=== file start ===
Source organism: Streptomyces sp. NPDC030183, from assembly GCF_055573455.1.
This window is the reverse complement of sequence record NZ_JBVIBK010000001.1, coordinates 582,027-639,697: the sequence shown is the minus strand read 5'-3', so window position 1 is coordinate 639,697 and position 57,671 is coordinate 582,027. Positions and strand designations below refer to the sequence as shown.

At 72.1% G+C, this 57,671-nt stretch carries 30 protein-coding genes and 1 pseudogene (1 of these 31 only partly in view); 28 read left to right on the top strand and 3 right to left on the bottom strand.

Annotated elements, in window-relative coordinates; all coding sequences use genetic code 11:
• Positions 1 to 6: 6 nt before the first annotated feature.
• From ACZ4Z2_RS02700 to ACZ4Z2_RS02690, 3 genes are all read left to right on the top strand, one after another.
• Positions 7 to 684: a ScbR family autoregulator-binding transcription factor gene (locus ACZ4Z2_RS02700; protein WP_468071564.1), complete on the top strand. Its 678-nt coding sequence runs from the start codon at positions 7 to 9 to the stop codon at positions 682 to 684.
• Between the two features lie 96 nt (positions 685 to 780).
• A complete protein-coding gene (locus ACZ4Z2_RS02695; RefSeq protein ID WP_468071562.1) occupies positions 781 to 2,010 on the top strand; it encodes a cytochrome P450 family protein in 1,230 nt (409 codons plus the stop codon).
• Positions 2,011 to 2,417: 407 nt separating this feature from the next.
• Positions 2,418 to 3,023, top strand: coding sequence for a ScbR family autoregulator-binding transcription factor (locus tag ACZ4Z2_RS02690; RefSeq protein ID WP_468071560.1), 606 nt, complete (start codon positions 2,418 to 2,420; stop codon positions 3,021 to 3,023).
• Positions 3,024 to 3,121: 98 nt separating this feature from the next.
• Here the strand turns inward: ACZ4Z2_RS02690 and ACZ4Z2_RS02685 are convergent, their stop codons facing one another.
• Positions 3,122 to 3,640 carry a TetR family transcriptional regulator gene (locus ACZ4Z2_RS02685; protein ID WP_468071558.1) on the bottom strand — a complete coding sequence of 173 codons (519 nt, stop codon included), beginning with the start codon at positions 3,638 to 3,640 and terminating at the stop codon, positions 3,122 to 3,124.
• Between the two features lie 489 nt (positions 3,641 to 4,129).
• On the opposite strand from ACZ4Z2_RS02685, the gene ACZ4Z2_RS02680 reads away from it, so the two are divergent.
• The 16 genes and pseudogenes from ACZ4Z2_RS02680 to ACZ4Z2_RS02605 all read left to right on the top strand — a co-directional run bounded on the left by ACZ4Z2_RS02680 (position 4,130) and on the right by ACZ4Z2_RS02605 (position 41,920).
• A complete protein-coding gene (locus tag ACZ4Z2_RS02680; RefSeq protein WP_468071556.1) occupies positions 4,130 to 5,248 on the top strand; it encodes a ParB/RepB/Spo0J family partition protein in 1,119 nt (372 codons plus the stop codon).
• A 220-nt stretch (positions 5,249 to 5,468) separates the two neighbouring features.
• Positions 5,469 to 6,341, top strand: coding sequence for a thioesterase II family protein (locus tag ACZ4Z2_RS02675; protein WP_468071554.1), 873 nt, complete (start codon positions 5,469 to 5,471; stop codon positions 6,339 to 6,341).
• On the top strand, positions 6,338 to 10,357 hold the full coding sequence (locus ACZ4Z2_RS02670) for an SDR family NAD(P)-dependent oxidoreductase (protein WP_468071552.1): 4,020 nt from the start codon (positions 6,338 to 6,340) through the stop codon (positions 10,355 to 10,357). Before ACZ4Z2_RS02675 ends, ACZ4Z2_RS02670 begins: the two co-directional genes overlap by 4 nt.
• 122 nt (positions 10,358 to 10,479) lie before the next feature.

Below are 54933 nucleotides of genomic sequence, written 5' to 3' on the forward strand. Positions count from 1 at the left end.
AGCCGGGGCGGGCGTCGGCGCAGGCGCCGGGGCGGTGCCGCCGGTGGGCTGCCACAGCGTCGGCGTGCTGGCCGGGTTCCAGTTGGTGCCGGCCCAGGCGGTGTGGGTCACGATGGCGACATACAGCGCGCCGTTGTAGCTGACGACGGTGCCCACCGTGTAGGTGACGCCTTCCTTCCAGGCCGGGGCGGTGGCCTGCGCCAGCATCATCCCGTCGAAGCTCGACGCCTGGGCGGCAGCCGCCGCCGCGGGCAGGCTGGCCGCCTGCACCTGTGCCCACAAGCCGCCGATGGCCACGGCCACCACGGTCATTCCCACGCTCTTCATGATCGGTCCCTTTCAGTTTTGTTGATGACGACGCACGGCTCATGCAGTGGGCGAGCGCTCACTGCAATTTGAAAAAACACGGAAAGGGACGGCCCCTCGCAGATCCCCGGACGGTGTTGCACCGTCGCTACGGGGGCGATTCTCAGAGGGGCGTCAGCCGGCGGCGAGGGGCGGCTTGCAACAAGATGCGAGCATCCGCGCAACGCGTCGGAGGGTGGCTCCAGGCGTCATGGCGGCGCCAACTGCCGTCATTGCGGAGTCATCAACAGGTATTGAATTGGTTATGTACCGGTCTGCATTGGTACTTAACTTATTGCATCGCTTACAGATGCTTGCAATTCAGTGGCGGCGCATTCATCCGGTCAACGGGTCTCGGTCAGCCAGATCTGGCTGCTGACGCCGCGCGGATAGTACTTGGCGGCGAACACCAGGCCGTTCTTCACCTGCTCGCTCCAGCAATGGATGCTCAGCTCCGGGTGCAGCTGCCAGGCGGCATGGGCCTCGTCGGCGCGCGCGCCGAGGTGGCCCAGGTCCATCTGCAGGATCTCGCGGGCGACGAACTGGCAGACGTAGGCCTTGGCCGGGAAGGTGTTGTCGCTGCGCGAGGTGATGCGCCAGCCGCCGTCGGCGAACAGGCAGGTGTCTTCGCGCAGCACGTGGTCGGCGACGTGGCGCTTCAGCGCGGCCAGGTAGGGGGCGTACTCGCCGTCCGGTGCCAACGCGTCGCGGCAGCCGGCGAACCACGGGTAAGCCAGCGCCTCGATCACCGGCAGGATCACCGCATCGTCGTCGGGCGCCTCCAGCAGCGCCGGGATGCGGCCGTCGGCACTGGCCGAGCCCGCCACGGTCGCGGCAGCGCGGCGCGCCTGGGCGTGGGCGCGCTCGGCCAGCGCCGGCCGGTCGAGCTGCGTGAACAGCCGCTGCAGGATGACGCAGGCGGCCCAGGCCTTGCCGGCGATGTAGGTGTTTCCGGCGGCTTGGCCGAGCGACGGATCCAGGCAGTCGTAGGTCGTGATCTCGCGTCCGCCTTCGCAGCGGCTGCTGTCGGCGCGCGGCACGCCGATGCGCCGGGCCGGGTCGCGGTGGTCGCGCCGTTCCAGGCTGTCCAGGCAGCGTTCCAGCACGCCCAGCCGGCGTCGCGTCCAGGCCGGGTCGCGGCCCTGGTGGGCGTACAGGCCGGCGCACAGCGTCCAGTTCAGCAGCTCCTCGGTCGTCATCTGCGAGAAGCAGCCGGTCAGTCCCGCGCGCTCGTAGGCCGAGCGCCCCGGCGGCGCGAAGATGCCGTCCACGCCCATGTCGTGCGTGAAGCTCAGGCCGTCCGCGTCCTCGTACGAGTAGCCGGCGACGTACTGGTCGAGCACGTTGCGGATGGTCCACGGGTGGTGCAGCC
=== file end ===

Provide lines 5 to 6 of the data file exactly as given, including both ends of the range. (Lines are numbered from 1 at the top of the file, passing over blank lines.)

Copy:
• Positions 1 to 6: 6 nt before the first annotated feature.
• From ACZ4Z2_RS02700 to ACZ4Z2_RS02690, 3 genes are all read left to right on the top strand, one after another.